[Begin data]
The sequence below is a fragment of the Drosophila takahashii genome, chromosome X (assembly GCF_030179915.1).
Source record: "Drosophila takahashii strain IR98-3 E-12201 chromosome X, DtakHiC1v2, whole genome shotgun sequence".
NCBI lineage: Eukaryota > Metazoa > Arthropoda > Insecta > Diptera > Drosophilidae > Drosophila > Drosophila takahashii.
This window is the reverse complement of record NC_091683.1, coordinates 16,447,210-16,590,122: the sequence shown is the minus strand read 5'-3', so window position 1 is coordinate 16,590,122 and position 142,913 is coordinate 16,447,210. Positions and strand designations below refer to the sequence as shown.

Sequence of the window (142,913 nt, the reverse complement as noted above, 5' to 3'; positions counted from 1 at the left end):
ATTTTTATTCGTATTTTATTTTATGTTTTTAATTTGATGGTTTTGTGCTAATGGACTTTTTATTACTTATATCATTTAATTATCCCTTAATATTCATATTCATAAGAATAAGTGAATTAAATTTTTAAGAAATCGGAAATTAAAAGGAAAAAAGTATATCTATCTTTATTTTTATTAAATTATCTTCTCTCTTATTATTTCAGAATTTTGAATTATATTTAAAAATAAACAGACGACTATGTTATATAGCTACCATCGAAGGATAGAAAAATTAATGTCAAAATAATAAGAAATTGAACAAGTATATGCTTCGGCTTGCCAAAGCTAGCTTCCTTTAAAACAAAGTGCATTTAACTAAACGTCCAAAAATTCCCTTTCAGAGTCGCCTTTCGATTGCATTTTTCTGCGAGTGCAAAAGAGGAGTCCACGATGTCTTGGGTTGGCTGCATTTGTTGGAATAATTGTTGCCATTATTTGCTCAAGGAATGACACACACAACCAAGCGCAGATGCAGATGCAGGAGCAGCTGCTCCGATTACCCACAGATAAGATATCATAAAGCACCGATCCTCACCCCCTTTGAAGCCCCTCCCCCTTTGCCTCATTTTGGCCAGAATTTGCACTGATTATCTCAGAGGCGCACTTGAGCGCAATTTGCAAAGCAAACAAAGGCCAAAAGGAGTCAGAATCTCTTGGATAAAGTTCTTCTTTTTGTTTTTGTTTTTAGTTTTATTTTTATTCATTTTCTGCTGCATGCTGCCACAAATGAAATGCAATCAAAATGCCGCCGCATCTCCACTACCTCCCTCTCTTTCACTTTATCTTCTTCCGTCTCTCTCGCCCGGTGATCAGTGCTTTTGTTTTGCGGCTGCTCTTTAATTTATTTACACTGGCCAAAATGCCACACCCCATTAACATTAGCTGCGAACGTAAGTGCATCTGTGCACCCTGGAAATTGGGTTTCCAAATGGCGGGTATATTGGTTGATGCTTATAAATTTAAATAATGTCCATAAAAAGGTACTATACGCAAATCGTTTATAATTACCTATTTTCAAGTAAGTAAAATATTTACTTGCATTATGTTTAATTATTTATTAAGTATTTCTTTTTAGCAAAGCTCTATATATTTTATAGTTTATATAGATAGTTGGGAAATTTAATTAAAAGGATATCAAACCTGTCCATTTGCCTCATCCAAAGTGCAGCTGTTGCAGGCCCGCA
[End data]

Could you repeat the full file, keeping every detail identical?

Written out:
The sequence below is a fragment of the Drosophila takahashii genome, chromosome X (assembly GCF_030179915.1).
Source record: "Drosophila takahashii strain IR98-3 E-12201 chromosome X, DtakHiC1v2, whole genome shotgun sequence".
NCBI lineage: Eukaryota > Metazoa > Arthropoda > Insecta > Diptera > Drosophilidae > Drosophila > Drosophila takahashii.
This window is the reverse complement of record NC_091683.1, coordinates 16,447,210-16,590,122: the sequence shown is the minus strand read 5'-3', so window position 1 is coordinate 16,590,122 and position 142,913 is coordinate 16,447,210. Positions and strand designations below refer to the sequence as shown.

Sequence of the window (142,913 nt, the reverse complement as noted above, 5' to 3'; positions counted from 1 at the left end):
ATTTTTATTCGTATTTTATTTTATGTTTTTAATTTGATGGTTTTGTGCTAATGGACTTTTTATTACTTATATCATTTAATTATCCCTTAATATTCATATTCATAAGAATAAGTGAATTAAATTTTTAAGAAATCGGAAATTAAAAGGAAAAAAGTATATCTATCTTTATTTTTATTAAATTATCTTCTCTCTTATTATTTCAGAATTTTGAATTATATTTAAAAATAAACAGACGACTATGTTATATAGCTACCATCGAAGGATAGAAAAATTAATGTCAAAATAATAAGAAATTGAACAAGTATATGCTTCGGCTTGCCAAAGCTAGCTTCCTTTAAAACAAAGTGCATTTAACTAAACGTCCAAAAATTCCCTTTCAGAGTCGCCTTTCGATTGCATTTTTCTGCGAGTGCAAAAGAGGAGTCCACGATGTCTTGGGTTGGCTGCATTTGTTGGAATAATTGTTGCCATTATTTGCTCAAGGAATGACACACACAACCAAGCGCAGATGCAGATGCAGGAGCAGCTGCTCCGATTACCCACAGATAAGATATCATAAAGCACCGATCCTCACCCCCTTTGAAGCCCCTCCCCCTTTGCCTCATTTTGGCCAGAATTTGCACTGATTATCTCAGAGGCGCACTTGAGCGCAATTTGCAAAGCAAACAAAGGCCAAAAGGAGTCAGAATCTCTTGGATAAAGTTCTTCTTTTTGTTTTTGTTTTTAGTTTTATTTTTATTCATTTTCTGCTGCATGCTGCCACAAATGAAATGCAATCAAAATGCCGCCGCATCTCCACTACCTCCCTCTCTTTCACTTTATCTTCTTCCGTCTCTCTCGCCCGGTGATCAGTGCTTTTGTTTTGCGGCTGCTCTTTAATTTATTTACACTGGCCAAAATGCCACACCCCATTAACATTAGCTGCGAACGTAAGTGCATCTGTGCACCCTGGAAATTGGGTTTCCAAATGGCGGGTATATTGGTTGATGCTTATAAATTTAAATAATGTCCATAAAAAGGTACTATACGCAAATCGTTTATAATTACCTATTTTCAAGTAAGTAAAATATTTACTTGCATTATGTTTAATTATTTATTAAGTATTTCTTTTTAGCAAAGCTCTATATATTTTATAGTTTATATAGATAGTTGGGAAATTTAATTAAAAGGATATCAAACCTGTCCATTTGCCTCATCCAAAGTGCAGCTGTTGCAGGCCCGCA